Anyway, as I sat peering over my racing form at her as she approached, my gaze fixed upon that harshly pretty mug of hers, I unobtrusively slipped out Schoemaker’s circular from my topcoat pocket to compare the brunette on paper to the blonde in the flesh.

But I barely had the sheet out of my pocket when she walked briskly by, seamed silk stockings flashing. Apparently she had no luggage, other than that precious parcel in swaddling.

So there I sat, as the blonde barreled by, charging through the doors into the train station like she was a quarterback carrying the ball. That woke the kid up, finally, and it began to howl; well, it was alive, anyway.

I hopped down, leaving my racing form on the chair, and nodded to Cletus, who nodded back, as he slapped the shoe leather of some real customer; and I strolled, counterfeit casual, out into the big square airy waiting room.

And she was gone.

The stairs down to street level were directly in front of me; had she taken them? Was she already stepping into a cab at the curb? I looked beyond the stairwell, to the sprawling central newsstand, slow-scanning the half- filled waiting-room pews at left and right. No sign of her. The room was filled with filtered light, from a huge circular window so high it reached up and caught some sky above the el tracks that fronted the station; people bustled through the gauzy midday unreality, ghosts hurrying through the dust-mote-speckled streaks of sun, but none of those people was the blonde.

And then I heard the echoing howl of a kid and there she was: heading with her bundle back to the women’s restroom.

I weaved through passengers coming and going, found my way to one of the wooden pews facing where she’d gone in, and settled myself down.

I glanced over at the bank of phone booths. Should I call in? No backup from the detail was available anyway; even Sapperstein, the boss, was out in the field, over at Dearborn Station. I looked up at the silver-metal futuristic clock that loomed like a benignly neglectful God over the station’s sprawling waiting-room world: four-fifteen. Sapperstein would be heading back to the Detective Bureau soon.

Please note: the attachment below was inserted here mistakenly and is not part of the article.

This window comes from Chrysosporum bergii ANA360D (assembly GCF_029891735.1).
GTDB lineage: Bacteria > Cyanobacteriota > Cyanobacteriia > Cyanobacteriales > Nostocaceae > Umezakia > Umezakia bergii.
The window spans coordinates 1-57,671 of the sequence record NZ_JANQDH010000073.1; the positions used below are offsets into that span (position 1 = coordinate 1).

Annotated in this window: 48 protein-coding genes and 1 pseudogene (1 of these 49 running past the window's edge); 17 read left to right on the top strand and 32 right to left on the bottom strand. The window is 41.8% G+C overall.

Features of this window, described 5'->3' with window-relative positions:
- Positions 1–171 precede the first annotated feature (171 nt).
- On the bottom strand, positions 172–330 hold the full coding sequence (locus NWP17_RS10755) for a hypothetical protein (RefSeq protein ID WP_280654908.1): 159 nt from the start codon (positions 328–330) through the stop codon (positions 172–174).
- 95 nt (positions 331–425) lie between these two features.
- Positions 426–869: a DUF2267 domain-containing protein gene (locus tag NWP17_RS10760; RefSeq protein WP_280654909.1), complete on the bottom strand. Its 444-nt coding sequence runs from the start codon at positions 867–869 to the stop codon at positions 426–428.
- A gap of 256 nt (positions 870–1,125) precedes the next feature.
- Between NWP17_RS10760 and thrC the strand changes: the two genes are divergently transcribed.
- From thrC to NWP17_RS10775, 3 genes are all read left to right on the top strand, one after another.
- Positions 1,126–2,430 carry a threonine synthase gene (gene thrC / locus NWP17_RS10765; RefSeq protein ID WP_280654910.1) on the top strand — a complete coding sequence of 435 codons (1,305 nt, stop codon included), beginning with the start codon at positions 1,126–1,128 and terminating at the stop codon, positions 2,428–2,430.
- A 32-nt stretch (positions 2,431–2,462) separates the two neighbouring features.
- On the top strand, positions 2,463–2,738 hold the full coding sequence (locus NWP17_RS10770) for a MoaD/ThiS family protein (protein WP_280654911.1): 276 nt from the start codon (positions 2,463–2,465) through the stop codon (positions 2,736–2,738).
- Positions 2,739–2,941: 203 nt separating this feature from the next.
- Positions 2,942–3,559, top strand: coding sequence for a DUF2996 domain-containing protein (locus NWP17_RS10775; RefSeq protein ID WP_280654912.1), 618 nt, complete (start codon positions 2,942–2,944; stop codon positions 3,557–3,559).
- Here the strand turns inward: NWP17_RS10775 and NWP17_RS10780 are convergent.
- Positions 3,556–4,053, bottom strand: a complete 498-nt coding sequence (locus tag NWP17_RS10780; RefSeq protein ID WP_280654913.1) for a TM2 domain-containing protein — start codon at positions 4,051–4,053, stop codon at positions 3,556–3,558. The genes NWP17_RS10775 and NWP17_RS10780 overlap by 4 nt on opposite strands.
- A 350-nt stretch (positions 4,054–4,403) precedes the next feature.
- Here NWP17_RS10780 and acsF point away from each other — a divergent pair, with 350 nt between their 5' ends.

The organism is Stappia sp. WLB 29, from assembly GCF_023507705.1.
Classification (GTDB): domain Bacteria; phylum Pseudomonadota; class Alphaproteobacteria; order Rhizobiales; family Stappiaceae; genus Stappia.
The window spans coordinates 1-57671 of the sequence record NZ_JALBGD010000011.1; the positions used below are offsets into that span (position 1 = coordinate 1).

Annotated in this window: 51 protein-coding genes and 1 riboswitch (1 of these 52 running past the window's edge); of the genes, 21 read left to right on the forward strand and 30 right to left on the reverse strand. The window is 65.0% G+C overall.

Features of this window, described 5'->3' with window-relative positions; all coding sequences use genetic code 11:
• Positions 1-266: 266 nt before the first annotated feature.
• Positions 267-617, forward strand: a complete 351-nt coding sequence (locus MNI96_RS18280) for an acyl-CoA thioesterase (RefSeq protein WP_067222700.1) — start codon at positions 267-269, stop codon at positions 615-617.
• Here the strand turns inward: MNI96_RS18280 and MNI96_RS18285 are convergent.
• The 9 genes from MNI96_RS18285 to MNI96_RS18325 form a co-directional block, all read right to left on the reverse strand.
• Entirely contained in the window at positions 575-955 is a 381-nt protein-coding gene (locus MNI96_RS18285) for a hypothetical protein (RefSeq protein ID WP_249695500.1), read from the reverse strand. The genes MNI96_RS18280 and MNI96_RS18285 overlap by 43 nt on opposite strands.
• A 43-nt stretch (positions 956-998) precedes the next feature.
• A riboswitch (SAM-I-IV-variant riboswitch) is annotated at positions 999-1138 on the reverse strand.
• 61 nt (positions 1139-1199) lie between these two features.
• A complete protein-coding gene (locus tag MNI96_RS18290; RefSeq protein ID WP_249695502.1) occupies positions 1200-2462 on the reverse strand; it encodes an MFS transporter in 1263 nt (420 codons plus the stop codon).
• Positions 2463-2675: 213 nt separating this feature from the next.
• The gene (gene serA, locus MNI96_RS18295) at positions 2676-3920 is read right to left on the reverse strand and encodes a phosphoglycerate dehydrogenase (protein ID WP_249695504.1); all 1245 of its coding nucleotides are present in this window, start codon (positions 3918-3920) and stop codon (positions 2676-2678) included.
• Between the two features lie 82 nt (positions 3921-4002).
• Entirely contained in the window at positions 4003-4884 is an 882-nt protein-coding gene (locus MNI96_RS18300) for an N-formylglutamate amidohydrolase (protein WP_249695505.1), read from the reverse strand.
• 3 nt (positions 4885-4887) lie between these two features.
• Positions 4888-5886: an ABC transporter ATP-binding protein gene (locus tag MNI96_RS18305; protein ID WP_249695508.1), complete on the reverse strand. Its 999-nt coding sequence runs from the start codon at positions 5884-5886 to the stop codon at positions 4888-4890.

Didn’t matter. I wanted this collar for myself, and right now. If it panned out, I didn’t want to share the glory. If it was a false alarm, then nobody need know. Should I go in the ladies’ room and grab her while she was changing a diaper? But what if it wasn’t her? Or worse, what if it was, and a bunch of innocent ladies got shot to shit with their scanties down around their ankles?

A Trib had been left on the pew next to me; I picked it up and pretended to read it. Even the inside pages were full of Lindbergh news. Dopes like me who thought they spotted the kid everywhere from Duluth to Timbuktu.

In less than two minutes, she exited the restroom as quickly as she’d entered.

I folded the paper, tossed it on the pew, yawned, and sauntered after her. She was headed for the stairwell.

Despite her armload, she bolted recklessly down the stairs toward street level like she was being pursued; which she was, only I hoped she didn’t know it. I followed her at an easy pace, buttoning my topcoat and snugging my fedora as I went. She had taken the stairs at the right. I took the ones at the left. I wanted to ease up behind her and slip on the cuffs.

When I got to the landing where the two stairways met, she was already gone. And when I took three steps at a time down to street level, hand sliding along the curving stainless-steel banister, I found she was still way ahead of me. I pressed through people huddled around the newsstand by the doors, and stepped outside, into an